Jacksonville rocks for hometown vet
by Eddie Burkhalter
eburkhalter@annistonstar.com
May 19, 2013 | 9539 views |  0 comments | 28 28 recommendations | email to a friend | print
The Lt. Dan Band, led by actor Gary Sinise, performs Sunday at a benefit concert in Jacksonville for wounded veteran Ben Tomlinson. (Photo by Trent Penny/The Anniston Star)
The Lt. Dan Band, led by actor Gary Sinise, performs Sunday at a benefit concert in Jacksonville for wounded veteran Ben Tomlinson. (Photo by Trent Penny/The Anniston Star)
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JACKSONVILLE — Actor Gary Sinise’s character in the 1994 movie “Forrest Gump” lost both legs in battle, but his injuries were only make-believe.

Marine Sgt. Ben Tomlinson’s war wounds are very real, and Sinise and his Lt. Dan Band played a benefit concert Sunday at Jacksonville State University to help make life easier for the Jacksonville native.

Tomlinson was shot in the upper back while on a rooftop in Afghanistan in May 2010, the bullet leaving him paralyzed.

“That’s when my teammates, whom I consider to be the real heroes – I don’t think of myself as a hero for getting shot – my heroes are the guys that got up there and pulled me down with bullets flying over their heads and got me breathing again,” Tomlinson said prior to the start of the concert.

“It’s just been a long recovery process, starting with learning how to breathe on my own again, how to talk, learning how to eat,” he said.


Click to view more photos from Sunday's concert

The concert was a partnership between the Stephen Siller Tunnel to Towers Foundation and the Gary Sinise Foundation. Money raised will be used by the foundations program, Building for America’s Bravest, to build Tomlinson a “smart” home, with automated features like kitchen countertops, a stove and cabinets that lower at a command delivered through a tablet computer.

Lightning stalled the start of the concert by more than an hour, but as soon as Sinise took the stage the crowd erupted.

The band played cover songs from a mix of genres, with Sinise playing bass guitar, backed by a dozen musicians and several singers.

AOD Federal Credit Union provided a $50,000 donation, and an anonymous donor gave $50,000 in matching funds to help build the $400,000 home. The donor will match every dollar spent on tickets until the $50,000 is met.

An additional donation of $50,000 was given by the Semper Fi Fund, and another $50,000 donation came from the nonprofit Hope for the Warriors foundation.

The largest single donation, however, was a $200,000 donation from Veterans United, a home mortgage company that caters to veterans.

Frank Siller, chairman if the Stephen Siller Tunnel to Towers Foundation, said it’s hard to say how much has been raised thus far, but he expects the concert and other events held throughout the week to have raised several hundred thousand dollars.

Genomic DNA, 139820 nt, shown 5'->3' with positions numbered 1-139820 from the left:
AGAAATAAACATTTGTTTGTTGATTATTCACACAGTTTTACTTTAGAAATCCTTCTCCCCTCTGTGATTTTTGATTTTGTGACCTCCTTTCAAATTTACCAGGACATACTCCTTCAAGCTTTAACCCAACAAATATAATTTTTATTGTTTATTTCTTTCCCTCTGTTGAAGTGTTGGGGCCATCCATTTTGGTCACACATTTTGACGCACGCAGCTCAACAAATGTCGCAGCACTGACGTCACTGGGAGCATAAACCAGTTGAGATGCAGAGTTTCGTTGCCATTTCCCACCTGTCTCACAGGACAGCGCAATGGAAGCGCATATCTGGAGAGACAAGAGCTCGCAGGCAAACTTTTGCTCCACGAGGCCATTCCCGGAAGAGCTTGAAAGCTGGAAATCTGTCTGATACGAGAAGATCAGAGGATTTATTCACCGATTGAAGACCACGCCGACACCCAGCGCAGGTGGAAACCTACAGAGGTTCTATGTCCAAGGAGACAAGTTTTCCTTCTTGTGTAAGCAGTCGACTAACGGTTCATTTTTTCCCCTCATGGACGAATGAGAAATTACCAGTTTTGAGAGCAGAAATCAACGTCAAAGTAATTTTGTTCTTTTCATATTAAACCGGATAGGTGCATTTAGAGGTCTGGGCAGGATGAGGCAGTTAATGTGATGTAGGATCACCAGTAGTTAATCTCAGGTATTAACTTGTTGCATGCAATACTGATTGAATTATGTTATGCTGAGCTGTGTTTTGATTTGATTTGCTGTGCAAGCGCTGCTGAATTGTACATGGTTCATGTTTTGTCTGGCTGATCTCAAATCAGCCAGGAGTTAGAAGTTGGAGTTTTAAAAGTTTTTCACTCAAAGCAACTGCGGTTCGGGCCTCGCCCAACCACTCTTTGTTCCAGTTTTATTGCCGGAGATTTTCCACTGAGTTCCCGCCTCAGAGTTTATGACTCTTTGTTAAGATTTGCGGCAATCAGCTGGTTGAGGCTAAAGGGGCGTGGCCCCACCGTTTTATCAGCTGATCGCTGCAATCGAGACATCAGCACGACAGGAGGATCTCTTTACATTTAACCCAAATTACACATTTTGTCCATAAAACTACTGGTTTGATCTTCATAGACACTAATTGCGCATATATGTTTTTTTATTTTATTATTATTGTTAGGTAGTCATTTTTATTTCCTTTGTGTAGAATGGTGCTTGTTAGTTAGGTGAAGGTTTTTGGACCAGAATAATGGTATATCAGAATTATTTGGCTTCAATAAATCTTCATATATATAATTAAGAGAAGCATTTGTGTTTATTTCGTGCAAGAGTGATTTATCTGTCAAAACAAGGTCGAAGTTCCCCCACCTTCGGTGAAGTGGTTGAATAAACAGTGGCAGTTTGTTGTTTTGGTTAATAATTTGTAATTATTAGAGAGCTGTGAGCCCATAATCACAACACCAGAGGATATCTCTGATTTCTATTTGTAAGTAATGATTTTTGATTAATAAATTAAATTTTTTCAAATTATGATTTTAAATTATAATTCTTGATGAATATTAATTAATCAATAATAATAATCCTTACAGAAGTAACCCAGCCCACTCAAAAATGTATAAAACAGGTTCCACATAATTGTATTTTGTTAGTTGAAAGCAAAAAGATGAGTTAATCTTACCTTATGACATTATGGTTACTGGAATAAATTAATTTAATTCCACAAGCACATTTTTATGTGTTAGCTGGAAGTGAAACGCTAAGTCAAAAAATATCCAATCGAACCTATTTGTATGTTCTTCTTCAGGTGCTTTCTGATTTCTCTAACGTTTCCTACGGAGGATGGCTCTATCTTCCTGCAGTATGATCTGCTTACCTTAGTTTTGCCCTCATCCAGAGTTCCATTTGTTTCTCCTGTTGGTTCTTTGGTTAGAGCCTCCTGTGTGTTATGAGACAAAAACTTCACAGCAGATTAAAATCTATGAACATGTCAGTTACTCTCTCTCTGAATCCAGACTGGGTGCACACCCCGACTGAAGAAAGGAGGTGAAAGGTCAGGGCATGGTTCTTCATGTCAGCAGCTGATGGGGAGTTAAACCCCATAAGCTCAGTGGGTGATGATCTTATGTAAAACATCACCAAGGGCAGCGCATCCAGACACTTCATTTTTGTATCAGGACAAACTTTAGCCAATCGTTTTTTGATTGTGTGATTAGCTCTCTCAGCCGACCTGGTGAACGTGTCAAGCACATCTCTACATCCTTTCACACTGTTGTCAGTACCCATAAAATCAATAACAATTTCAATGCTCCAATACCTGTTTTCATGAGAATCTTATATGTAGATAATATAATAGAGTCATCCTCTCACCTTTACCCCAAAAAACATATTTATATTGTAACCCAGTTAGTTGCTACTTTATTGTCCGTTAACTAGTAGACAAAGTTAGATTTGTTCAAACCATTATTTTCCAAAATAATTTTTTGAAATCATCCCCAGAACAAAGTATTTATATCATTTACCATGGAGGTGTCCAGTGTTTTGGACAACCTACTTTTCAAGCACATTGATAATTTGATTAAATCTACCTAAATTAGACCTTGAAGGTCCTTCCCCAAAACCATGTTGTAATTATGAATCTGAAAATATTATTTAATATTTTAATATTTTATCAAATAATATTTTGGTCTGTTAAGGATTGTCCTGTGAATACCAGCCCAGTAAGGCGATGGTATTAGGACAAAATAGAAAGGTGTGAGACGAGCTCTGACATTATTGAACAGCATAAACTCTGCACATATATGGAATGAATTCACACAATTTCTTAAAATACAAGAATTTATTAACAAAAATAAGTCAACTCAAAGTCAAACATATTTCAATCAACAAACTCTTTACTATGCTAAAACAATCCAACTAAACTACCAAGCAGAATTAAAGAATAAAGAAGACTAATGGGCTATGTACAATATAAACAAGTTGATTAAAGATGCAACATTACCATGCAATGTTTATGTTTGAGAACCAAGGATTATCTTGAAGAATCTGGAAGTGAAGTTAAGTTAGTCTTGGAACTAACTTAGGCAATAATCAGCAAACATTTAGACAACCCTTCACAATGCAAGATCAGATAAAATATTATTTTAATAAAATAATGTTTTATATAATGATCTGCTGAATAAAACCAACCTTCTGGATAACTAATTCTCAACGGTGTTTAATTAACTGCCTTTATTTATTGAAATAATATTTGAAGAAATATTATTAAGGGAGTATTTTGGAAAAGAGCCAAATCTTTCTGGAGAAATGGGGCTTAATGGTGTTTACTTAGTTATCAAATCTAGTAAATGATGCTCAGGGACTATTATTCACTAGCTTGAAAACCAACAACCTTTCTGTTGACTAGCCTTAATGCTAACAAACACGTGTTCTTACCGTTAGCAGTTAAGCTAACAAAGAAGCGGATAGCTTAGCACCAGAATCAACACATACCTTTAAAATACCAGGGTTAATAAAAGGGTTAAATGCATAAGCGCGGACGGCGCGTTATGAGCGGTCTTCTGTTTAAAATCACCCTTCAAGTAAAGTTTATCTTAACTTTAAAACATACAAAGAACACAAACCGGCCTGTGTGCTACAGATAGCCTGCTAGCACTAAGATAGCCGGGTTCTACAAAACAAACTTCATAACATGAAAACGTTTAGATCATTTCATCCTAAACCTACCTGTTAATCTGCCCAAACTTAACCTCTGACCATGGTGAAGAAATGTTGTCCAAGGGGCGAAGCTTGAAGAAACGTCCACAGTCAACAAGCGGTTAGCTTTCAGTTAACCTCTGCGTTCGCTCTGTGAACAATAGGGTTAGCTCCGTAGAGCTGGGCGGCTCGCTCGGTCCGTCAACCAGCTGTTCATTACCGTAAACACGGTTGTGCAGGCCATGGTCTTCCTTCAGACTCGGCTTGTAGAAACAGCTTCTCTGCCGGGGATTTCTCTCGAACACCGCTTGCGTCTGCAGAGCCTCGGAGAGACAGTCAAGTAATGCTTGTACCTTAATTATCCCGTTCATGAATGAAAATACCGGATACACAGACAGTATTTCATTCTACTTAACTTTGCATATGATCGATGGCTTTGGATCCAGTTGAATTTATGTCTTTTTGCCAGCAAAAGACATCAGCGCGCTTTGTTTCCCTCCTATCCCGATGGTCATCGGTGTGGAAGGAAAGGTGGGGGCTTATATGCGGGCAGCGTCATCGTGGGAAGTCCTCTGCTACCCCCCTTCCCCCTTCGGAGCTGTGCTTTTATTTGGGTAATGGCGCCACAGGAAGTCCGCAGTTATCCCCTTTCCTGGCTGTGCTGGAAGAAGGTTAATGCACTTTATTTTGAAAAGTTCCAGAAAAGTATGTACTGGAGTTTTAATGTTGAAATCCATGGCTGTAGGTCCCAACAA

Sinise, 58, expressed his appreciation for the community coming out Sunday under threat of rain to make a difference in Tomlinson’s life.

Sinise said his foundation and Tunnel to Towers joined forces, and later began the mission to build homes for severely wounded veterans.

The homes are designed “to make the life of a severely wounded soldier more manageable and more independent,” Sinise said.

“A big part of what I try to do is to just bring awareness and bring the community together,” He said, adding that his character in “Forrest Gump” got him started in his work helping service members and veterans.

The band was named after the character to make it more identifiable, and he doesn’t mind one bit using Lt. Dan as leverage to help make wounded veterans’ lives better.

“If Lt. Dan can help me do that, I’m all for it,” He said.

“Spoiled,” is what Ben Tomlinson said he feels like after receiving so much support from the community and from people whom he does not know. “I’ve said it several times, and I sound like a broken record, but I feel spoiled and blessed … It hasn’t stopped since I got back.”

The kind of support he’s received is crucial for returning vets like himself, Tomlinson said.

“It can keep your head up when you’re having bad days, just knowing that people care for no other reason than ‘Hey. This guy ran into some bad luck,’” Tomlinson said.

“It gives me the sense that I can never stop working to improve myself because then I’m giving up on all these people that showed so much support. And that’s just wrong,” Tomlinson said.

Tomlinson once said that his biggest fear while in Afghanistan was that he’d be forgotten.

“Obviously that was pretty stupid of me,” he said. “Because it’s been completely opposite. I’ve gotten such intense support. People I’ve never even said a word to write me cards and send me money. Call me and bring dinner to my house when I got back.”

“Obviously I had that completely backwards and I couldn’t ask to be from a community that’s more heartfelt than this one,” He said.

Tomlinson took to the stage with the band at the end of the concert.

“You guys are my heroes. You really are. I’m just a guy that ran into some misfortunes and you guys just poured out so much time and effort and all kinds of resources for me,” He said. “Thank you so much.”

Staff Writer Eddie Burkhalter: 256-235-3563. On Twitter @burkhalter_star.
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